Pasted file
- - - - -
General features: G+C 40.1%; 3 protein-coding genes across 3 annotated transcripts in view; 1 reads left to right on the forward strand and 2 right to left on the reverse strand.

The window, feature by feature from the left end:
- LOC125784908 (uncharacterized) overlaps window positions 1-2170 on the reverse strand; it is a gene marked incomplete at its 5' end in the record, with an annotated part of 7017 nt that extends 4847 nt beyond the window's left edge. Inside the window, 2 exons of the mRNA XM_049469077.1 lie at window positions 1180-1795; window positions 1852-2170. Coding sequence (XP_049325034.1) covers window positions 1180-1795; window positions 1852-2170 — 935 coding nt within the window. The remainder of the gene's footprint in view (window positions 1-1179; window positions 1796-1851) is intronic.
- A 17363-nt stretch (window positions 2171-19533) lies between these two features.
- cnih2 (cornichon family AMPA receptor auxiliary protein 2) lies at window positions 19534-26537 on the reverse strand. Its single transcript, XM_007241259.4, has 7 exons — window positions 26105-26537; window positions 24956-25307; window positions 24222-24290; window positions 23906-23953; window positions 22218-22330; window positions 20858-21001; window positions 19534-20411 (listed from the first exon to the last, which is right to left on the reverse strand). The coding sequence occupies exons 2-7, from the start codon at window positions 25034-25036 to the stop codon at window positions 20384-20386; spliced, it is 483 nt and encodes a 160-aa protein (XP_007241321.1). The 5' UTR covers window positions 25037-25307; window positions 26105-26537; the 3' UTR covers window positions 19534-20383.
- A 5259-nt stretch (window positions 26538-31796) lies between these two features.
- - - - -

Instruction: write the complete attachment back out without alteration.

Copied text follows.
General features: G+C 40.1%; 3 protein-coding genes across 3 annotated transcripts in view; 1 reads left to right on the forward strand and 2 right to left on the reverse strand.

The window, feature by feature from the left end:
- LOC125784908 (uncharacterized) overlaps window positions 1-2170 on the reverse strand; it is a gene marked incomplete at its 5' end in the record, with an annotated part of 7017 nt that extends 4847 nt beyond the window's left edge. Inside the window, 2 exons of the mRNA XM_049469077.1 lie at window positions 1180-1795; window positions 1852-2170. Coding sequence (XP_049325034.1) covers window positions 1180-1795; window positions 1852-2170 — 935 coding nt within the window. The remainder of the gene's footprint in view (window positions 1-1179; window positions 1796-1851) is intronic.
- A 17363-nt stretch (window positions 2171-19533) lies between these two features.
- cnih2 (cornichon family AMPA receptor auxiliary protein 2) lies at window positions 19534-26537 on the reverse strand. Its single transcript, XM_007241259.4, has 7 exons — window positions 26105-26537; window positions 24956-25307; window positions 24222-24290; window positions 23906-23953; window positions 22218-22330; window positions 20858-21001; window positions 19534-20411 (listed from the first exon to the last, which is right to left on the reverse strand). The coding sequence occupies exons 2-7, from the start codon at window positions 25034-25036 to the stop codon at window positions 20384-20386; spliced, it is 483 nt and encodes a 160-aa protein (XP_007241321.1). The 5' UTR covers window positions 25037-25307; window positions 26105-26537; the 3' UTR covers window positions 19534-20383.
- A 5259-nt stretch (window positions 26538-31796) lies between these two features.